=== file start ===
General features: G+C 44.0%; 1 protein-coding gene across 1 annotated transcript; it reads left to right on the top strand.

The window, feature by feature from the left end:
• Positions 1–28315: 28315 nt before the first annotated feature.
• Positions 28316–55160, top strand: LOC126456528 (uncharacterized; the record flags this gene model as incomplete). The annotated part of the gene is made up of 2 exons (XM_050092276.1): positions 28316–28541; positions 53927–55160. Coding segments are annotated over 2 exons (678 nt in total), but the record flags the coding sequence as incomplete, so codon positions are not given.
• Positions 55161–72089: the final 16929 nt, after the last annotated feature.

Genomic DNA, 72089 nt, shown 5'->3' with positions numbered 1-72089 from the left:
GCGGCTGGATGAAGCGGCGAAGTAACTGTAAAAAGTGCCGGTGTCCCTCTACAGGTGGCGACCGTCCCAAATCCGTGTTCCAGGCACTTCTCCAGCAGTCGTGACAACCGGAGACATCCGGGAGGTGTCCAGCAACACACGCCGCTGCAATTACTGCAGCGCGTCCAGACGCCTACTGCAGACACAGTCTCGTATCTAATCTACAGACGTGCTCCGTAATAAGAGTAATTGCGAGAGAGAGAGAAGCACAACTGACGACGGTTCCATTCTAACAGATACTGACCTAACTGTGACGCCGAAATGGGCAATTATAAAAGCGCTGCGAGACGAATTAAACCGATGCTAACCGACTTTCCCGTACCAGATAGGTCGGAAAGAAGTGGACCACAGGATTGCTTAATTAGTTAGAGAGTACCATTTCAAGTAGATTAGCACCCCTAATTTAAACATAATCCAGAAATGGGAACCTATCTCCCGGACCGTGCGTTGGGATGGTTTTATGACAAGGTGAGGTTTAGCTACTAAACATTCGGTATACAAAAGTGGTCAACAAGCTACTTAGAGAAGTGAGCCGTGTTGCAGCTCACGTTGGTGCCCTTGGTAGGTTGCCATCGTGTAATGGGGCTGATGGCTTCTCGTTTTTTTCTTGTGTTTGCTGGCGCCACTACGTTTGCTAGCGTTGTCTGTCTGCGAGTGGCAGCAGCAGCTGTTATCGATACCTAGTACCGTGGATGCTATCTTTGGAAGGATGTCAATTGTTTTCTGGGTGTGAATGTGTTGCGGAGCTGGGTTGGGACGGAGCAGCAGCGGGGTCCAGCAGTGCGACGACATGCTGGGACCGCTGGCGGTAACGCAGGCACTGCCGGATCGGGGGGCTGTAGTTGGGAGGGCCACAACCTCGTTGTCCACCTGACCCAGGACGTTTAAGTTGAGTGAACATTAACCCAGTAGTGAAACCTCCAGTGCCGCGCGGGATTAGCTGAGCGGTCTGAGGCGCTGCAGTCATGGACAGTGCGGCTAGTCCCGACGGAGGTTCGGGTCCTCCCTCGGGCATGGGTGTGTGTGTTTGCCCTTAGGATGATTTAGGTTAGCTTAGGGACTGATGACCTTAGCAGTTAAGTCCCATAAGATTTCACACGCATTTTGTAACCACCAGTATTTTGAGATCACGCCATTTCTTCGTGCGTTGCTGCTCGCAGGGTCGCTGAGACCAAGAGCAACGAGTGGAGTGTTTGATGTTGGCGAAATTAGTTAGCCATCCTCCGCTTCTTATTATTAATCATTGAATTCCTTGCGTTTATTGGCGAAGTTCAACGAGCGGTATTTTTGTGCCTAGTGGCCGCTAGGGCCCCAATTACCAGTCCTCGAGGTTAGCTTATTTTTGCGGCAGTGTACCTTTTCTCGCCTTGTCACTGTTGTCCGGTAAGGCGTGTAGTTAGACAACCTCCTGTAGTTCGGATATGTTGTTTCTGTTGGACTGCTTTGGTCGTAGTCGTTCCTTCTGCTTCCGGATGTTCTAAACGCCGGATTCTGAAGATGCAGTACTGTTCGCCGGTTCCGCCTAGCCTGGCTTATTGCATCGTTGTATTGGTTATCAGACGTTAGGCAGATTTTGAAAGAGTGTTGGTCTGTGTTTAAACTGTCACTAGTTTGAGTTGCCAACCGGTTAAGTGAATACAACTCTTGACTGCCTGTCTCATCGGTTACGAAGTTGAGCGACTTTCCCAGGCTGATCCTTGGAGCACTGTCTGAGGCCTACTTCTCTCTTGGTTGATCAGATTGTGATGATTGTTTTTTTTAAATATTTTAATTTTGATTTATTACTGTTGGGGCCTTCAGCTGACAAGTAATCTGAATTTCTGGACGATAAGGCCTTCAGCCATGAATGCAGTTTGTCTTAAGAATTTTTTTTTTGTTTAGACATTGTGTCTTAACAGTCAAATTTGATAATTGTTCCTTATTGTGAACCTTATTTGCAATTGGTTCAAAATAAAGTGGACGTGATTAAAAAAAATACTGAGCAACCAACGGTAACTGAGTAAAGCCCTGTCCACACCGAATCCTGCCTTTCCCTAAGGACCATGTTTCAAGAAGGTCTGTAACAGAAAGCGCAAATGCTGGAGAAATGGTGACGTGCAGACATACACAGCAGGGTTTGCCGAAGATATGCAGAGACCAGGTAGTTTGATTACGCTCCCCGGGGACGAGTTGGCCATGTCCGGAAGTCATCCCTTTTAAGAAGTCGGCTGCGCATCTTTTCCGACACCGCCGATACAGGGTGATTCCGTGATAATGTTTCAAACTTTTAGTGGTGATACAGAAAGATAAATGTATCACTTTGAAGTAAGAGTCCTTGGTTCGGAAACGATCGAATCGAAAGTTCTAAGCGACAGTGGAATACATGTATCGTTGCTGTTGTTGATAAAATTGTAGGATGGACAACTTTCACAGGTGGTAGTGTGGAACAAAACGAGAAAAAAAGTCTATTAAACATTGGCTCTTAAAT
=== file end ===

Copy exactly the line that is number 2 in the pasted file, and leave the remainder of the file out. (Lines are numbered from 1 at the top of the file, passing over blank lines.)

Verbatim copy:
The window, feature by feature from the left end: